Boris Johnson talks to head teacher Bernadette Matthews during a visit to St Joseph's Catholic Primary School, London. Credit: AP/Lucy Young

After a new plan for mass rapid testing was revealed, a new report claims that teachers and schoolchildren could potentially be tested for COVID-19 twice a week as a key to safely ease lockdown restrictions.

When Boris John presents his roadmap for relaxing restrictions on Monday, he is expected to provide further specifics of the scheme.

Every day, as many as 400,000 rapid lateral flow tests will be sent to households, supported by a public information campaign to encourage individuals to take tests even though they show no symptoms.

On Wednesday, The Times reported that staff at the government’s test-and-trace programme were planning a testing plan to be supported by an awareness-raising campaign provisionally titled “Are you ready? Get testing. Go.”

Foreign Secretary Dominic Raab told Sky News that “one part of the strategic jigsaw” of steps to bring the UK out of lockdown will be the use of lateral flow testing.

“The two or three things that are going to be really important if we are to ease out of lockdown safely and responsibly are, yes, of course, the vaccine and the therapeutics […] but also this lateral flow testing, being able to do it at scale, at pace, so that when you do have upticks of the virus, we can come down on it like a ton of bricks.”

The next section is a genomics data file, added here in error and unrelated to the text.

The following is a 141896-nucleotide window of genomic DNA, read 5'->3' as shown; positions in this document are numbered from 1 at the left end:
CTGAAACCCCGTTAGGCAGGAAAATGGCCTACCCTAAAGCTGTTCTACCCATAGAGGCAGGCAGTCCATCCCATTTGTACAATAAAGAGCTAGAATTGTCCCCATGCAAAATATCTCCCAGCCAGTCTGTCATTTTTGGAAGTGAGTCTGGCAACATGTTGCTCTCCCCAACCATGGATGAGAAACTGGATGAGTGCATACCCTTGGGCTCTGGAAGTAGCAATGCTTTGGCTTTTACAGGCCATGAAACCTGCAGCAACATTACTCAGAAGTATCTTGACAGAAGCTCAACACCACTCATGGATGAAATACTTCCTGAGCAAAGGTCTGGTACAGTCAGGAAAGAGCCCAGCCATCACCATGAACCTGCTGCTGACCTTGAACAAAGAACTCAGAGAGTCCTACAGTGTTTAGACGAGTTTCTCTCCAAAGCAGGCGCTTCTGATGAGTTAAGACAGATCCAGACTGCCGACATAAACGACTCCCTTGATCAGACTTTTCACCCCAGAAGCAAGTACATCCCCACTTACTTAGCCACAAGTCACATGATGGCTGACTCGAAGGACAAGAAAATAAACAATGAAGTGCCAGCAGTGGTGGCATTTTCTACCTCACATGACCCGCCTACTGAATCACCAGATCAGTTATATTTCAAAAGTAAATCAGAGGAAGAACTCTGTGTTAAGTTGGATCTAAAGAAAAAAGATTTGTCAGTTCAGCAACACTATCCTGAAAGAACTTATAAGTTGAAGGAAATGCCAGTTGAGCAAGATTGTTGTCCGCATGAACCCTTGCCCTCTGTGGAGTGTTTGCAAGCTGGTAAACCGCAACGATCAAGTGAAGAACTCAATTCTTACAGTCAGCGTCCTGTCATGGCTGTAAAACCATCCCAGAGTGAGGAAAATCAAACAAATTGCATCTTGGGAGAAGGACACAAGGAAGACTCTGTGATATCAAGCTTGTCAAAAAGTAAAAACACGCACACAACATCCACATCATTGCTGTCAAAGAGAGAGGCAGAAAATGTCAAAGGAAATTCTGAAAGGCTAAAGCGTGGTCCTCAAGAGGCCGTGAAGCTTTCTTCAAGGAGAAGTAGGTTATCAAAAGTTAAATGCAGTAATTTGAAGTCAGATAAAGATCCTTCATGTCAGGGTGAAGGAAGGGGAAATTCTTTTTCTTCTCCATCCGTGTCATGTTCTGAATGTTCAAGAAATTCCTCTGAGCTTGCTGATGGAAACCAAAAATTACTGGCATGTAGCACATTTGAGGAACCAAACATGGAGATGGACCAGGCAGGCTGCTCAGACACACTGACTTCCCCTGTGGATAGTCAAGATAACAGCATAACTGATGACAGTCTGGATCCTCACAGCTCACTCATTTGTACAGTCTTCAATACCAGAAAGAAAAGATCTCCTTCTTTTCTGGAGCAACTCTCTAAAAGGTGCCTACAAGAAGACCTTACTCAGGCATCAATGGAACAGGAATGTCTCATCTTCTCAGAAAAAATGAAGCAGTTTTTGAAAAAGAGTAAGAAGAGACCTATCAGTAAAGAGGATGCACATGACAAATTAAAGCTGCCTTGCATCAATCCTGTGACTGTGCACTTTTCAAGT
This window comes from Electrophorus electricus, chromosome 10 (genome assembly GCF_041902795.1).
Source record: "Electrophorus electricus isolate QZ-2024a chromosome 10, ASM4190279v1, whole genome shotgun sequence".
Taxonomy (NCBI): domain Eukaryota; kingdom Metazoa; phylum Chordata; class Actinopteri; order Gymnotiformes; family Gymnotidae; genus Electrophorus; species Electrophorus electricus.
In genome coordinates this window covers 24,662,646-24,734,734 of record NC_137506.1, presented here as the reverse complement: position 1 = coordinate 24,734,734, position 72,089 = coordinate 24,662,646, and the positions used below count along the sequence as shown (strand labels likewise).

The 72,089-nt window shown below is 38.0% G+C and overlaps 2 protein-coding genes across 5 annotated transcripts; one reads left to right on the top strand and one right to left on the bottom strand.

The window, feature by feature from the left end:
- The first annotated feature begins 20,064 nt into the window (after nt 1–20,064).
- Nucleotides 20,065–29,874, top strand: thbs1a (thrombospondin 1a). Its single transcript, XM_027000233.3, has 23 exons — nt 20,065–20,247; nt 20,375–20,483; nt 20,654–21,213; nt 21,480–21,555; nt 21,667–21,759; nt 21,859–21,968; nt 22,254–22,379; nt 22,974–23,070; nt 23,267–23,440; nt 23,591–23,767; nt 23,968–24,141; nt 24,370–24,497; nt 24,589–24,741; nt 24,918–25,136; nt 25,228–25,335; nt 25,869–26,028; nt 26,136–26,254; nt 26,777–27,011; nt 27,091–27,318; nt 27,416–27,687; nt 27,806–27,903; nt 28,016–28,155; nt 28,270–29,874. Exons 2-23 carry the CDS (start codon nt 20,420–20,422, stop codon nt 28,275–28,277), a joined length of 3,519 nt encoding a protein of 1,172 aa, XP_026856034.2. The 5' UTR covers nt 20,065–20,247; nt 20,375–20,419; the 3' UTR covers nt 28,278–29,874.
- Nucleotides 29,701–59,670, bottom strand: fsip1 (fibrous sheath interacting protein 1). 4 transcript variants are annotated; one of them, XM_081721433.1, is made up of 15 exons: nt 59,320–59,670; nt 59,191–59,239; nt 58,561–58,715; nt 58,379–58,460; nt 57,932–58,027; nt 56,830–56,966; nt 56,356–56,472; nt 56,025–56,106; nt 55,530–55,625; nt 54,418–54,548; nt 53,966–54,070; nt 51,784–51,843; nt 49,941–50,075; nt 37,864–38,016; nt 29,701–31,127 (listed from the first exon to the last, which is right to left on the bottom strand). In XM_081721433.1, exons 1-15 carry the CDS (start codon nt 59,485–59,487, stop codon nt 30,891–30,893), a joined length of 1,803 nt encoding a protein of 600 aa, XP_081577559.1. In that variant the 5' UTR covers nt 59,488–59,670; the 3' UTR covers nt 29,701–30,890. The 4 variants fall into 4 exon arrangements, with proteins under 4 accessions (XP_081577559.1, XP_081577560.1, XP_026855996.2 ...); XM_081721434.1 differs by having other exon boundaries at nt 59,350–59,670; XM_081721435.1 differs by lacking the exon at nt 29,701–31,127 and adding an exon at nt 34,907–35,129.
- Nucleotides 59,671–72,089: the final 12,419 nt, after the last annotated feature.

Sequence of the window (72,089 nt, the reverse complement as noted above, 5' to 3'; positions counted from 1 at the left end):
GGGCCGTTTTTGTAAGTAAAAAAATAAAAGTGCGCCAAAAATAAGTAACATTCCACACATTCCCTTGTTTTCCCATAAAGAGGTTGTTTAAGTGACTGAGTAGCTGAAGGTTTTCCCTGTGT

The new scheme will provide twice a week testing for children, their parents, and their support bubbles, until schools reopen in March, with a similar policy targeted at teachers and close contacts.

The proposal would mean about 68 percent of England’s population is eligible for repeated rapid testing, including existing tests for individuals who have to leave home for work, The Times reports.

Subsequent expansion, including the supply of rapid tests to businesses enterprises and distribution through pharmacies and post offices, is scheduled for April and May.

Amina Ahmed, a primary school teacher, thinks that mass testing is a good idea “as we can get a general idea of safety and take the necessary steps if a member of staff does test positive, like closing the class bubble they were teaching in.

“I believe we need to be tested regularly as no matter how careful we try to be, we can easily catch the virus at any point.”

Ms. Ahmed says that the school she works at only recently asked staff to wear face coverings.

“Before December, staff were told not to wear one when we were teaching so I didn’t feel safe.

She says that she was teaching in a class of 30 children, all from different households: “It was quite worrying.”

“It’s still very important that staff get tested for the sake of their health, their family, and the children they work with.”